You have probably heard President Obama and other administration notables feverishly lament that 2015 was the hottest year “on record” following a previous one set in 2014.
Yes, but did you also hear any mention of by how much?
According to surface measurements, the 2015 El Nino year record amounted to only 29 hundredths of one degree warmer than global mean temperatures over the past 100 plus years, while 2014 was seven hundredths of a degree warmer.
Headlined media announcements of a warmest day, week, year, or even decade on record aren’t in the habit of telling us that those record-breaking events are teensy fractions of a degree Fahrenheit, when we are entirely accustomed daily temperature fluctuations of many degrees, and seasonal swings of 80 degrees or more. Nor do they mention that anything lasting less than 30 years is conventionally characterized as “weather” rather than “climate.”
In any case, more reliable satellite data reveal that 2015 was only the third warmest year since recordings first began in 1979. Other than major 2015 and 1998 El Nino ocean spikes, there has been no statistically significant warming in nearly two decades. Yet although weather balloon (radiosonde) measurements closely agree with satellites, no temperature monitoring systems were designed to measure such small changes over decades.
Nevertheless, a July 22 Washington Post feature breathlessly announced: “Inaction on climate change would cause billions, major EPA study finds.” The article quoted EPA Administrator Gina McCarthy saying: “The results are quite startling and very clear. Left unchecked, climate change affects our health, infrastructure, and outdoors we love. But more importantly the [EPA-sponsored] report shows that global action on climate will save lives.”
McCarthy previously admitted during a U.S. House hearing that anti-coal CO2 regulations attached to EPA’s so-called “Clean Power Plan” wouldn’t have any measurable impact on global warming. She testified, “We see it as having had enormous benefit in showing sort of domestic leadership as well as garnering support around the country for the agreement we reached in Paris.”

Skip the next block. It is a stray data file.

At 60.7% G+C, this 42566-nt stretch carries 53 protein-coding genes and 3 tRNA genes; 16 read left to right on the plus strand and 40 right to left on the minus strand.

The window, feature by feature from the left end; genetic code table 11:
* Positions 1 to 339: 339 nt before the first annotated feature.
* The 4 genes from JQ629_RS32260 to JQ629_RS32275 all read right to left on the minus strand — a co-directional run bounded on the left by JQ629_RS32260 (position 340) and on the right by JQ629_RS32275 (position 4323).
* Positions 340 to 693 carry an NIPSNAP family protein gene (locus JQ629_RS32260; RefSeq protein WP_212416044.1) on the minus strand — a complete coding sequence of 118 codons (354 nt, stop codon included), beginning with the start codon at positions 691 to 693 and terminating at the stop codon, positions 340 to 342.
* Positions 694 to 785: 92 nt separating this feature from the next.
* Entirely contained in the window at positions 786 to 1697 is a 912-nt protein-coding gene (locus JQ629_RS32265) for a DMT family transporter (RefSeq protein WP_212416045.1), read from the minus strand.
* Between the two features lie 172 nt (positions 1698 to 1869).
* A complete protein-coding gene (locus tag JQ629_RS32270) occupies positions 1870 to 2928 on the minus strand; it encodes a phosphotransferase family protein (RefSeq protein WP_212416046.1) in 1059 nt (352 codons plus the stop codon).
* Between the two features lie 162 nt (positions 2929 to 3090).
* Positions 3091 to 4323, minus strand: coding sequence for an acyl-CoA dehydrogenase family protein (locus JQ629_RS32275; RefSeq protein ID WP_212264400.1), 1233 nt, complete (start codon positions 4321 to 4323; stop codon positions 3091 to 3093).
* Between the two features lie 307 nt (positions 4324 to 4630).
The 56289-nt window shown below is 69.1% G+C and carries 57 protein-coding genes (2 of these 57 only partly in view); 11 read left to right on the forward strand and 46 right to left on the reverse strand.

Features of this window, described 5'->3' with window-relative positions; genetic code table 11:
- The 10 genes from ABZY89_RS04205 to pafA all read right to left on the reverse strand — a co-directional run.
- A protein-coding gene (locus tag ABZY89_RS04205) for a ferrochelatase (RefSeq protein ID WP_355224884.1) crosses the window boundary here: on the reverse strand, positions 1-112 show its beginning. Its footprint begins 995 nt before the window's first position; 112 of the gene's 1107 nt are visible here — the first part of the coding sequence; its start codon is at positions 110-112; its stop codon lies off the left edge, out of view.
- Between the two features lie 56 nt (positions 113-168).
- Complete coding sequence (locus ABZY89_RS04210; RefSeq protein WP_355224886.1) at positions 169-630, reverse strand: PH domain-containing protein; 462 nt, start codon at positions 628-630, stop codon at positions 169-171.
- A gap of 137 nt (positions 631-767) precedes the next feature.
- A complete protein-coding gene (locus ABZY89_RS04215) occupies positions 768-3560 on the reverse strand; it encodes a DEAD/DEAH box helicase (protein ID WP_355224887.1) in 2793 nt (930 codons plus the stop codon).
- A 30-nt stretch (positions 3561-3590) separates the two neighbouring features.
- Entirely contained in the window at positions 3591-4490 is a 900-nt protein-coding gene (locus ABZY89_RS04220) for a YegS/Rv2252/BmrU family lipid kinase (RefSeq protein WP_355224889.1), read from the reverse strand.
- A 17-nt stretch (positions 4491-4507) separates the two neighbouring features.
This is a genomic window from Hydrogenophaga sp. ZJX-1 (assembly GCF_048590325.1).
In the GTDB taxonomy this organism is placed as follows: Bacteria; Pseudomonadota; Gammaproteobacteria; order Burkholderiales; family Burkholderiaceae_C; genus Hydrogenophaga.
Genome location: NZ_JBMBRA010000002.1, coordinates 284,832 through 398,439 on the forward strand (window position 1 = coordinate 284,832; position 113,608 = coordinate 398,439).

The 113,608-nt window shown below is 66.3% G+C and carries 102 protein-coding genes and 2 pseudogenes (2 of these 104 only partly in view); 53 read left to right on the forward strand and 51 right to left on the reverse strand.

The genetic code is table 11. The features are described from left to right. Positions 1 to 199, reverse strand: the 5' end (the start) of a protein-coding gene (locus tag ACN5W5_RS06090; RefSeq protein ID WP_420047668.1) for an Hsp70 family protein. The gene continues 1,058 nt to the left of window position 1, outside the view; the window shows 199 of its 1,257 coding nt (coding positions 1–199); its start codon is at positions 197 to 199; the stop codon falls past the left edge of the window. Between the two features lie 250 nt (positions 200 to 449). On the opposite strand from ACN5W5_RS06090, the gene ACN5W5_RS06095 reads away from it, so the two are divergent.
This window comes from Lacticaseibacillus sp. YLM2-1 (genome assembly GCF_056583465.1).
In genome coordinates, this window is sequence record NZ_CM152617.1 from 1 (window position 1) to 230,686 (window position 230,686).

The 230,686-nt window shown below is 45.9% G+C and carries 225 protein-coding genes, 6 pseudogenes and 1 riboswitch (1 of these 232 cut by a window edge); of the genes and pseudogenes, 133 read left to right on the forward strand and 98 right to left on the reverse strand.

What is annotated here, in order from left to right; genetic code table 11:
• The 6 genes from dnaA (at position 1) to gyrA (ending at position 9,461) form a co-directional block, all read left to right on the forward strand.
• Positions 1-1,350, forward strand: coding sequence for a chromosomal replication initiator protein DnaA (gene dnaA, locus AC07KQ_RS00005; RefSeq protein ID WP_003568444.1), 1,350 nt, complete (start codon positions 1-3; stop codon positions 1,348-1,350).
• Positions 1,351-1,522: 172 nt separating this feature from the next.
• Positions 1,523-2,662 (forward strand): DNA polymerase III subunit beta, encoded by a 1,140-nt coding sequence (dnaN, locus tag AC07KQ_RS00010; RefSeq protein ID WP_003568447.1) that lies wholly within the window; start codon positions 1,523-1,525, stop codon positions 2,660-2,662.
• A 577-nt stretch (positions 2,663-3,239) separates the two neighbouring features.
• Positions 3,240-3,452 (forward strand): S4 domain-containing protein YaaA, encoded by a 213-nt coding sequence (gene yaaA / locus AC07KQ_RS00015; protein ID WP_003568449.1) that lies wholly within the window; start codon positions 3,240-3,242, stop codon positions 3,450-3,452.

So what enormous benefits would this non-impacting regulatory check on climate change actually serve? According to McCarthy, local governments would avoid tens of billions of dollars in damage from floods and other severe-weather events, while farmers would save up to $11 billion a year in damage from a combination of drought, flooding, and destructive storms.
Tens of millions of forests would be preserved because of fewer wildfires.
McCarthy and the Post apparently neglected to notice that no UN category 3-5 hurricanes have struck the U.S. coast since October 2005, setting a more than century-long record lull since 1900. In fact, NOAA and even the UN’s alarmist Intergovernmental Panel on Climate Change (IPCC) reported that there have been no increases in the severity or frequency of droughts, floods, thunderstorms, or tornadoes in decades.
Incidentally, U.S. Midwest summer temperatures (June-August) have shown little change between 1900 and 2015 despite big upward shifts predicted by 42 theoretical models. The warmest U.S. temperatures in modern times very likely occurred in the 1930s when atmospheric CO2 concentrations were lower.
As for that CO2 “pollution,” there is some other good unreported news for farmers, families, and forest creatures. Satellite images reveal a widespread increase of CO2-fertilized greening over 25% to 50% of the “global vegetated area” over the past 35 years.
Plants apparently love the stuff. They generally prefer long, warm growing seasons, too.
But now that global warming alarm has been rebranded as “climate change,” what about a warning posted by Office of Science and Technology Director on the White House website that global warming will cause cold winters to happen with greater regularity?
A May 9th ruling by U.S. District of Columbia Judge Amit Mehta determined that the Obama Administration had engaged in “bad faith” for stonewalling repeated Freedom of Information Requests issued by the Competitive Enterprise Institute seeking any such scientific evidence.
They’re still waiting.
Yes, climate really does change. It was likely just as warm during the Roman warm period 2,000 years ago . . . followed by the Medieval warm period 1,000 years later. Global mean temperatures have since been rising in fits and starts since the little ice age ended about 150 years ago. Overall, this amounts to about 1.5º F since the mid-1800s —averaging about 0.1º F per decade. Recent increases have been less than half of the rate predicted by more than 100 IPCC computer models.
Such failed projections should come as no great surprise. As the IPCC’s own 2001 Assessment Report concludes: “The climate system is a coupled non-linear chaotic system, and therefore the long-term prediction of future climate states is not possible.”
There is one linear chaotic climate state, however, that all can predictably count on. Don’t expect any good news so long as many billions of taxpayer dollars reward agenda-driven political science fear mongering.
This article first appeared at NewsMax